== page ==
The starting point of this work originates from the second part of [5] dedicated to Jordan algebras. Contrary to H.L. Resnikoff we suppose at first that the perceived color space \({\mathcal{P}}\) can be described from the state space of a quantum system characterized by a Jordan algebra \({\mathcal{A}}\) of real dimension 3 [1821]. This is our only axiom, see Sect. 2.1 for motivations. Jordan algebras are non-associative commutative algebras that have been classified by P. Jordan, J. Von Neumann, and E. Wigner [22] under the assumptions that they are of finite dimension and formally real. They are considered as a fitting alternative to the usual associative noncommutative algebraic framework for the geometrization of quantum mechanics [2325]. Not so surprisingly in view of what precedes, \(\mathcal{A}\) is necessarily isomorphic to one of the two following Jordan algebras: the algebra \(\mathbb{R}\oplus \mathbb{R}\oplus \mathbb{R}\) or the algebra \(\mathcal{H}(2,\mathbb{R})\) of symmetric real 2 by 2 matrices. It appears that the two geometric models of H.L. Resnikoff can be recovered from this fact by simply taking the positive cone of \(\mathcal{A}\). The Jordan algebra \(\mathcal{H}(2,\mathbb{R})\) carries a very special structure being isomorphic to the spin factor \(\mathbb{R}\oplus \mathbb{R}^{2}\). It can be seen as the non-associative algebra linearly spanned by the unit 1 and a spin system of the Clifford algebra of \(\mathbb{R}^{2}\) [21, 26]. The main topic of this work is to exploit these structures to highlight the quantum nature of the space \(\mathcal{P}\) of perceived colors. Actually, the quantum description that we propose gives a precise meaning to the relevant remark of [27], p. 539: “This underlying mathematical structureFootnote 1 is reminiscent of the structure of states (i.e., density matrices) in quantum mechanics. The space of all states is also convex-linear, the boundary consists of pure states, and any mixed state can be obtained by a statistical ensemble of pure states. In the present case, the spectral colors are the analogs of pure states”.

Although the geometry of the second model \(\mathcal{P}_{2}\) of H.L. Resnikoff is much richer than the geometry of the first model \(\mathcal{P}_{1}\), very few works are devoted to the possible implications of hyperbolicity in color perception. One of the main objectives of this contribution is to show that the model \(\mathcal{P}_{2}\) is perfectly adapted to explain the coherence between the trichromatic and color opponency theories. We show that the space \(\mathcal{P}\) is the effect space of a so-called rebit, a real quantum qubit, whose state space \(\mathcal{S}\) is isometric to the hyperbolic Klein disk \(\mathcal{K}\). Actually, \(\mathcal{K}\) is isometric to the Poincaré disk \(\mathcal{D}\), but its geodesics are visually very different, being the straight chords of the unit disk. Klein geometry appears naturally when considering the spin factor \(\mathbb{R}\oplus \mathbb{R}^{2}\) and the 3-dimensional Minkowski future lightcone \(\mathcal{L}^{+}\) whose closure is the state cone of the rebit. We show that the chromatic state space \(\mathcal{S}\) can be represented as a Bloch disk of real dimension 2 that coincides with the Hering disk given by the color opponency mechanism. This Bloch disk is an analog, in our real context, of the Bloch ball that describes the state space of a two-level quantum system of a spin-\(\frac{1}{2}\) particle. The dynamics of this quantum system can be related to the color information processing that results from the activity rates of the four types of spectrally opponent cells [17], see Sect. 7.1. The spectrally opponent interactions in primates are usually considered to be performed by ganglion and lateral geniculate nucleus cells which are very similar with regards to color processing [17, 28].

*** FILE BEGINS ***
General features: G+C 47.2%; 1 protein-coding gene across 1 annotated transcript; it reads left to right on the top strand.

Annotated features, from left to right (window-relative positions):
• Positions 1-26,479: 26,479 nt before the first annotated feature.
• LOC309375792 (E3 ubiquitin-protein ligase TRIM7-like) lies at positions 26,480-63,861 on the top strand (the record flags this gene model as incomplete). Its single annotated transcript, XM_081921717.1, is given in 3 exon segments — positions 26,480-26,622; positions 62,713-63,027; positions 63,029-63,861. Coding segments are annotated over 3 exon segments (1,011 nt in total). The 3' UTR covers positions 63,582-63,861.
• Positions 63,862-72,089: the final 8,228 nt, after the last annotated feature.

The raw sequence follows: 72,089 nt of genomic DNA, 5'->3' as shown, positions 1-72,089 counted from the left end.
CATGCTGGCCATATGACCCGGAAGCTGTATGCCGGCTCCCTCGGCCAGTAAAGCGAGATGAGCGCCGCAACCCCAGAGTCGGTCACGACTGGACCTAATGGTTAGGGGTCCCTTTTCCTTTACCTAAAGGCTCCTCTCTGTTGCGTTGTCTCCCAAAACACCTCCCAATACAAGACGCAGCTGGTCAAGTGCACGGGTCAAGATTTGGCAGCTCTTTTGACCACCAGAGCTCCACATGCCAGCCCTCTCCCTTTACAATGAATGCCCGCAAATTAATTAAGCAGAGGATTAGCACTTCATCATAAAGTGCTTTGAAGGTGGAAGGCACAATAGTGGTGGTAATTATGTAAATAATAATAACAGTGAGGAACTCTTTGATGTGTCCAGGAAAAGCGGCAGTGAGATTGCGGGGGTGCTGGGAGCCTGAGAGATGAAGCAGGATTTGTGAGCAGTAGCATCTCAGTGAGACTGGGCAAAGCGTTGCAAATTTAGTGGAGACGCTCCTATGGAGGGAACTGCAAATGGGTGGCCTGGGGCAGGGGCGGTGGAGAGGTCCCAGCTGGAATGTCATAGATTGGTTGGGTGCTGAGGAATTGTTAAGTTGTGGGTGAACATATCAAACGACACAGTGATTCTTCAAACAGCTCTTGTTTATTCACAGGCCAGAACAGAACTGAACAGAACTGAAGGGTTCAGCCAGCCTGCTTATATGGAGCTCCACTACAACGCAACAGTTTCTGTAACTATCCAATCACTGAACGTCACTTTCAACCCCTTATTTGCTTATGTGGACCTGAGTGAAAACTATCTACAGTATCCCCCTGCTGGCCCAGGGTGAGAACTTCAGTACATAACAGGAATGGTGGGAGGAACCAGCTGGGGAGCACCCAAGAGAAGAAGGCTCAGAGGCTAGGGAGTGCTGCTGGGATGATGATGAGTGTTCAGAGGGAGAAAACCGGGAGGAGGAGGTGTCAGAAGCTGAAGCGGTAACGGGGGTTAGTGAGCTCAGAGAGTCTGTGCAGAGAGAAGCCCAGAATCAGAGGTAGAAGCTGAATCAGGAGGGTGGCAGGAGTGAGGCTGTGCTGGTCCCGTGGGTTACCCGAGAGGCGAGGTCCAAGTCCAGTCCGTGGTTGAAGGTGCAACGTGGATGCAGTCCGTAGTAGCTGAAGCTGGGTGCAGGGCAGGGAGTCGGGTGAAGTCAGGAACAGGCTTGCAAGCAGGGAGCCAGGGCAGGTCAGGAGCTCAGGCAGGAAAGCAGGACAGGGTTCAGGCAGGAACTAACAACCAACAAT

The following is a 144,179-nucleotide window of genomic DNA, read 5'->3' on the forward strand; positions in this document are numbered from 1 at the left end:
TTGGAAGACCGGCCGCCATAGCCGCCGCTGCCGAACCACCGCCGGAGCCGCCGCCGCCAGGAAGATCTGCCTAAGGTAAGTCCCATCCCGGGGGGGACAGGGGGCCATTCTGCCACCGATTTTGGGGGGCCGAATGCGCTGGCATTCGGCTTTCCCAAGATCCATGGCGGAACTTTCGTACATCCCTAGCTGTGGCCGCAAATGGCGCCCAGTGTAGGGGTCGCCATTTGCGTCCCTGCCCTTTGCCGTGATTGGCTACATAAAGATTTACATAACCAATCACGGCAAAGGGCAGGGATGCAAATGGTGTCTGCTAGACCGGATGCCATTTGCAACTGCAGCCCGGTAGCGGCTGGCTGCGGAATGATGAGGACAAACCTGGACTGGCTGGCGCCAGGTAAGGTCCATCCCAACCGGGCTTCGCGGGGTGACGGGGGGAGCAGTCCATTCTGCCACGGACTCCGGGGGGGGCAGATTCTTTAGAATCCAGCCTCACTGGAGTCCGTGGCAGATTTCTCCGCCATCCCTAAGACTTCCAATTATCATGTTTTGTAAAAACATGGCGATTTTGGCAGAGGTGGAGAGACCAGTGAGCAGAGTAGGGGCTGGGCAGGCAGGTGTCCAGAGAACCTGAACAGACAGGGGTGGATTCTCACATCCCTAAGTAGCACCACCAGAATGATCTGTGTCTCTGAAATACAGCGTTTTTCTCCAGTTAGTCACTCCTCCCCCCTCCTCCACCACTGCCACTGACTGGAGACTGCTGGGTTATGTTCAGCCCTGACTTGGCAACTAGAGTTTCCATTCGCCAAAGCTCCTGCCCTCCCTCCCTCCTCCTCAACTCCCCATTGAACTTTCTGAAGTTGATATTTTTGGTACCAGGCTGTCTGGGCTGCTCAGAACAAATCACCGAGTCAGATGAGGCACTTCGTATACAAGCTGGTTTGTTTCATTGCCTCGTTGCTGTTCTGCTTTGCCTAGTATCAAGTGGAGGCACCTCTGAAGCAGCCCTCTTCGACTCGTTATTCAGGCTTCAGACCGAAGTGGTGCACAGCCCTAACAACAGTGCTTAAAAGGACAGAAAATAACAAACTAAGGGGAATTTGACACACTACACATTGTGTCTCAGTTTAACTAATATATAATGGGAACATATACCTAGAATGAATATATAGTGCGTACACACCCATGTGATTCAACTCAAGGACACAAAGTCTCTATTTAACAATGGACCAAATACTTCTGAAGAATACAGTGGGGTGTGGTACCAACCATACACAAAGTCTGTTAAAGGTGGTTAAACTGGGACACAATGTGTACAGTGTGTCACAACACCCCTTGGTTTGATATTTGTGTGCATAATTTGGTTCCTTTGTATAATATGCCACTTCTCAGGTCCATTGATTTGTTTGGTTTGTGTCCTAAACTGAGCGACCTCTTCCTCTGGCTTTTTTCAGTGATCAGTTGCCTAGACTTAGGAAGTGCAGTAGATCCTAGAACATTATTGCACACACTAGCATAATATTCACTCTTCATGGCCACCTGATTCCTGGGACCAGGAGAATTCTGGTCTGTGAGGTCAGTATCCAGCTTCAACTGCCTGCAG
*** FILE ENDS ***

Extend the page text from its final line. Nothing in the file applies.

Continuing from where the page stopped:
Following this quantum interpretation, we give precise definitions of the two chromatic attributes of a perceived color, hue and saturation, in terms of Von Neumann entropy.

As explained by P.A.M. Dirac in [29], p. 18, physical phenomena justify the need for considering complex Hilbert spaces in quantum mechanics. Alternatively, the structures we deal with in the sequel are real, and we may consider the space \(\mathcal{P}\) as a nontrivial concrete example of an effect space of a real quantum system. The reader will find more information on real-vector-space quantum theory and its consistency regarding optimal information transfer in [30].